“Tell me again,” says Dean, his nose pressing into Cas’s cheekbone, “how you always come when I call.”
It’s not a nuzzle. Hunters don’t nuzzle. Nor do they whisper sweet nothings into ears, or give flowers and chocolates to their lover, or even use words like “lover”. And they certainly don’t let their lips slowly drag across stubbled cheeks just for the sheer sensation of it.
And they don’t nuzzle.
“That doesn’t count,“ Dean admonishes.
“You humans,” Cas growls. “Always needing reassurance of the obvious.”
His voice is deeper than usual, rougher and grittier, like the bottom of a riverbed. Dean pulls Cas in a little tighter. Cas’s cheek is cold, but somehow he still smells like sun-warmed grass, and summer rain on asphalt, and other impossible things.
“Did you just smell me?” Under Dean’s arm, Cas’s shoulders pull together and relax reflexively.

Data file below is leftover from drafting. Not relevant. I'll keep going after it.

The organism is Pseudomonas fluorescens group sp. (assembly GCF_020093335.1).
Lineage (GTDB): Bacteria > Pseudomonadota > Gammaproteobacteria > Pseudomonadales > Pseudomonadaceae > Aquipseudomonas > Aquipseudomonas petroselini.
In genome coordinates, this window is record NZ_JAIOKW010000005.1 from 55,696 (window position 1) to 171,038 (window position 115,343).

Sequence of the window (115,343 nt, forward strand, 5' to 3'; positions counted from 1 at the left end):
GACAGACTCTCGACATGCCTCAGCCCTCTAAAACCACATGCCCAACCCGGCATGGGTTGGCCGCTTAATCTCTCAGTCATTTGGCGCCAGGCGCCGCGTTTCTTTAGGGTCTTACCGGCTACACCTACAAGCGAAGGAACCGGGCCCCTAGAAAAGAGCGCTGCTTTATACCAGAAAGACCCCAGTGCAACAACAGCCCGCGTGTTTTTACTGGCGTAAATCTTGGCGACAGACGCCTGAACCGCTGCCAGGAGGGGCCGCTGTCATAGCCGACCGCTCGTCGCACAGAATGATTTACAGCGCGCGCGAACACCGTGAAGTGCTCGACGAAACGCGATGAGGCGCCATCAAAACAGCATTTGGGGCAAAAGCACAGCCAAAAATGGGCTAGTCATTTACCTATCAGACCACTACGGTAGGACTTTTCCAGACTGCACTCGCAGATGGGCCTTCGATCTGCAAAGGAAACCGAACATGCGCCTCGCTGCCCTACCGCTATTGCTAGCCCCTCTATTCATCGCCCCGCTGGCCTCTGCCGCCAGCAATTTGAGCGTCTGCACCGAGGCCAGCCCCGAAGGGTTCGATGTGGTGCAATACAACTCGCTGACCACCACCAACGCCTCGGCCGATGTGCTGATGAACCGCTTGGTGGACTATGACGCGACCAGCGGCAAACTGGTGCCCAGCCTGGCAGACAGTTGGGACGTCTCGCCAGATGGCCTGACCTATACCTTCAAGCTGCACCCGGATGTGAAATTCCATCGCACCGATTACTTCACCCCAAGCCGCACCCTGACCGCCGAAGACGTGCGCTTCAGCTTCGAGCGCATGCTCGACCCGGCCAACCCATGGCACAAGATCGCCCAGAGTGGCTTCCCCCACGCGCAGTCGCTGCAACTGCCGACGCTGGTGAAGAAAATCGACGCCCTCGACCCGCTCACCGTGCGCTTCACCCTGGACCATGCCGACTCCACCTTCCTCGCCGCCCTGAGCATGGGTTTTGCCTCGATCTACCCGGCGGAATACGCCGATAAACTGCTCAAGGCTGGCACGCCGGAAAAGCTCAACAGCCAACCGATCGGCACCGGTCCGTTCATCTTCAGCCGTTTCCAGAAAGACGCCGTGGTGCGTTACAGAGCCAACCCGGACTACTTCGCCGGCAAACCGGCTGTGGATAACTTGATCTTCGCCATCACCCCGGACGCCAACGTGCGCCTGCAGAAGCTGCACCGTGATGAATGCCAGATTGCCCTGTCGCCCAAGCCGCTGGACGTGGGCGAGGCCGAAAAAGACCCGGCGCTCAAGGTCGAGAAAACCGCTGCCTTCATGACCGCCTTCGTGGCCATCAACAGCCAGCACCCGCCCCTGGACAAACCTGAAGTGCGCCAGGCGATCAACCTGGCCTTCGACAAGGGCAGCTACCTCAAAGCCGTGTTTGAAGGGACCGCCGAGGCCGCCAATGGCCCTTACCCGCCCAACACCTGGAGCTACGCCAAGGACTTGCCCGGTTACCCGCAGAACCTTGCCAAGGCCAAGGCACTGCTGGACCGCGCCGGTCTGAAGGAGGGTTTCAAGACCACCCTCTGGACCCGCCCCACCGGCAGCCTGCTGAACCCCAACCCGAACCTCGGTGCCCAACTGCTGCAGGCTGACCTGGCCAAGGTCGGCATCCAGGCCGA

“Nah, man.” Hunters don’t nuzzle. And they don’t smush their noses gratefully into faces they once thought they’d never see again. Dean grins, his hand tightening on Cas’s shoulder; the empty chocolate box bumps against Cas’s scarf. “You’re going crazy. Again.”
“I don’t get the joke,” says Cas.
“It’s hilarious,” Dean insists. “I’m hilarious.”
“You’re ridiculous.” Cas sniffs the air dramatically. “And you reek of cacao and high fructose corn syrup.”
“That just means I’m sweet.” Dean leans closer, rubbing his hip against Cas’s. Satisfyingly, a hint of color stains Cas’s cheeks.
The corners of Cas’s lips twitch upwards. “Hunters aren’t sweet,” Cas reminds him.
“And they don’t nuzzle,” Dean agrees.